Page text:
Titel: The history of Robinson Crusoe abridged: for the use of schools and private instruction
Auteur: [niet beschikbaar]
Uitgave: Amsterdam: G. Portielje and son, 1855
3e dr
Auteursrechten: Zie auteursrechten
Citeerinstructie: Bijzondere Collecties van de Universiteit van Amsterdam, UBM: Obr. 5559
Onderwerp: Taal- en letterkunde naar afzonderlijke talen: Engelse letterkunde
Trefwoord: Vertalingen (vorm)
Bekijk als:      
Scan: Afbeeldinggrootte:
   The history of Robinson Crusoe abridged: for the use of schools and private instruction
Vorige scan Volgende scanScanned page
wave reached the boat, upset it and all the unfortu-
nate wretches were swallowed up in the raging sea.
The wave which had thus engulfed them carried
Robinson with it and threw him upon the shore. He
was dashed with so much violence against a piece of
rock that the pain awaked him from the mortal
lethargy into which he had till now been plunged. He
lifted up his eyes, and seeing that he was now upon
dry land beyond all expectation, exerted the little
strength he had still remaining to make a last
effort, to reach the top of the beach, lie succeeded
in getting so far and was hardly there when he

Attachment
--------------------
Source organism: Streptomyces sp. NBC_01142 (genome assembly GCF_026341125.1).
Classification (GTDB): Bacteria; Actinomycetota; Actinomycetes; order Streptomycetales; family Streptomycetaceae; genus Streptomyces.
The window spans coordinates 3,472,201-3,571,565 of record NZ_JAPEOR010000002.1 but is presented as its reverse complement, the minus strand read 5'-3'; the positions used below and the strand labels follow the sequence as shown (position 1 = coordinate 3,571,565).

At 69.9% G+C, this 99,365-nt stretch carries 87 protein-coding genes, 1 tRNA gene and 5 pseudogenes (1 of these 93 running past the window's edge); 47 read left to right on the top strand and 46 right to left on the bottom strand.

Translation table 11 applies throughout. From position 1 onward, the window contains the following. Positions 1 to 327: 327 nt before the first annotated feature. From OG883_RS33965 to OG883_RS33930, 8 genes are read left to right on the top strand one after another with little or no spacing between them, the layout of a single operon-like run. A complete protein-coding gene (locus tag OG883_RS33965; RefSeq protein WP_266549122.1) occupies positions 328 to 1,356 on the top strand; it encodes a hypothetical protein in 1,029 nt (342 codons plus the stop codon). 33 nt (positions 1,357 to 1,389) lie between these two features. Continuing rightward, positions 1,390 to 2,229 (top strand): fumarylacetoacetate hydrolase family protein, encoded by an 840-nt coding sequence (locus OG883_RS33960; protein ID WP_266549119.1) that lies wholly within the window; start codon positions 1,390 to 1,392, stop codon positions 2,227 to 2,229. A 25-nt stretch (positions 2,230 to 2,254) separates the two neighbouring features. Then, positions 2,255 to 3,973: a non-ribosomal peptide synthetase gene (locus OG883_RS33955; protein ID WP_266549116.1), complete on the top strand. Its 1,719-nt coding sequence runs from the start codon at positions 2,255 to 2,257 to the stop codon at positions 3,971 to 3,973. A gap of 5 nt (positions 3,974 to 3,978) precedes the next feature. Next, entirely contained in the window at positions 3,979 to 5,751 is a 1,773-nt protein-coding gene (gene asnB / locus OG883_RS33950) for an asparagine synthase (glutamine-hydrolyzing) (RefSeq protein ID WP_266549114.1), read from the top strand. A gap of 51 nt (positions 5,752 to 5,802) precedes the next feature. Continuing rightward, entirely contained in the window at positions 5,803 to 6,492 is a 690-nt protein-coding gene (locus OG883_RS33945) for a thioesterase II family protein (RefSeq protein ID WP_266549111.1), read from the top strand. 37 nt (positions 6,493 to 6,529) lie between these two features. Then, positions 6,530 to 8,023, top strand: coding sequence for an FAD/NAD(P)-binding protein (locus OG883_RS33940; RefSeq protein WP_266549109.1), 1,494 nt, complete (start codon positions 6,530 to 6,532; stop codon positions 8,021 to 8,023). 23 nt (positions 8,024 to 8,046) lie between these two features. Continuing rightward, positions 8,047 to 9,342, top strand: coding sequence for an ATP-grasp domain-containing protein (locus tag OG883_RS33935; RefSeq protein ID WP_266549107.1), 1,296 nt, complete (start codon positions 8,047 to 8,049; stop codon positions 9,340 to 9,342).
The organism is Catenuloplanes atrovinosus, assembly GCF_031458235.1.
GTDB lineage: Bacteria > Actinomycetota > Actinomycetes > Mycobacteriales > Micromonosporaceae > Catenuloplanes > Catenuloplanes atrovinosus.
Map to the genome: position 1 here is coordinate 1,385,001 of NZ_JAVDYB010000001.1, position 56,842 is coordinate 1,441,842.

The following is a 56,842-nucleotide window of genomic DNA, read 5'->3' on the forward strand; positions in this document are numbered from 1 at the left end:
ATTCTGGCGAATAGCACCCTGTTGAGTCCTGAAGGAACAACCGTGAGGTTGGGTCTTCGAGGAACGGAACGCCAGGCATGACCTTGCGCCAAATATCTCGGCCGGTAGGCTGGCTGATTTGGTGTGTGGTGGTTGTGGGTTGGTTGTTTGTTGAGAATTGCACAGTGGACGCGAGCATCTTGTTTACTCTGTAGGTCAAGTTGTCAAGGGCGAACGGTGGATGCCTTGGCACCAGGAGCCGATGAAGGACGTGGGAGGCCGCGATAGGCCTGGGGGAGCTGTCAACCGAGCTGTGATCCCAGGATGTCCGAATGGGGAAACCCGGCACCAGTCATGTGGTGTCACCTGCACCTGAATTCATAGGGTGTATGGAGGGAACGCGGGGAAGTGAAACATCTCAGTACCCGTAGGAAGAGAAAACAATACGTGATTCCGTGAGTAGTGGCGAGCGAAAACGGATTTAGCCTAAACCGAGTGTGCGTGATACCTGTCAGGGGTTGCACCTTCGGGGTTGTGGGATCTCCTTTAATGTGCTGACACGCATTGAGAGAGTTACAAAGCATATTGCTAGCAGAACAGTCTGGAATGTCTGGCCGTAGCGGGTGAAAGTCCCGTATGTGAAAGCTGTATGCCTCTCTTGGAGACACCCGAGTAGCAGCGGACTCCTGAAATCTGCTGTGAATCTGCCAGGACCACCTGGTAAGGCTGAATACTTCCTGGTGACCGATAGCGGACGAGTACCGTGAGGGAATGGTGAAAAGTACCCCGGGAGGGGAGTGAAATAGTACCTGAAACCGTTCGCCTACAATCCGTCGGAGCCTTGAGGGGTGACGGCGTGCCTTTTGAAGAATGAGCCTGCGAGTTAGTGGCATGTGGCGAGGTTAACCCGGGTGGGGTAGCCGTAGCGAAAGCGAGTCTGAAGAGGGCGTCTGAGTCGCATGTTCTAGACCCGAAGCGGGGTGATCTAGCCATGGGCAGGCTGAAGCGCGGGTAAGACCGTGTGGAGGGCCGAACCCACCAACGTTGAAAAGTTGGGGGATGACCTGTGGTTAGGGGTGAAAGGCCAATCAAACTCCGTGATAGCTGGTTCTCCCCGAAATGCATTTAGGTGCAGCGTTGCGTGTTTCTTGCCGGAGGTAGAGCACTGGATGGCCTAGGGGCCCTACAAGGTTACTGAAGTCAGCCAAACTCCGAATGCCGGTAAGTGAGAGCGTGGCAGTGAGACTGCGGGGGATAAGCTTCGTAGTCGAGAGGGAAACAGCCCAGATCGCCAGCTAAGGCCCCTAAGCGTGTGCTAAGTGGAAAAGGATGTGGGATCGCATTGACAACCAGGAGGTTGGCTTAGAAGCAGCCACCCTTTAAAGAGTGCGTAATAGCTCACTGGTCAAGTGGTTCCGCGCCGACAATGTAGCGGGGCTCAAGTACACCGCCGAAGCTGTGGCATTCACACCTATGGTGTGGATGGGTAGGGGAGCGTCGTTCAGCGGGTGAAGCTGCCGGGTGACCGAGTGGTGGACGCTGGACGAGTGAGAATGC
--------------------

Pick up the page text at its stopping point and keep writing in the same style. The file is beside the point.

again fell into a swoon and remained for a long
time insensible to his misfortunes. On coming to
himself at last, and looking round about him — Hea-
vens what a sight! the ship, the boat, his shipmates,
every thing had disappeared. He saw nothing but a few
boards which had been washed ashore by the waves.
He alone of all on board had escaped death. Trembling
with mingled sensations of joy and terror, he threw
himself on his knees, lifted up his hands to Heaven,
and with a loud voice and shedding a torrent of
tears, he thanked the Lord of Heaven and earth,
who had thus saved him in so miraculous a manner.
When his joy for being happily saved was some-
what moderated, he began to consider his situation.
He looked about him every where, but there was
nothing but trees, shrubs, brambles, and stones; he
saw nowhere any thing by which he might conclude
that this country was inhabited by men. He shud-
dered and said to himself: "What shall I be able to
do if there are savages or wild beasts here?" The
fright made him stand aghast; he dared not stir
from his place, the least noise frightened him;
but a parching thirst soon awakened him from his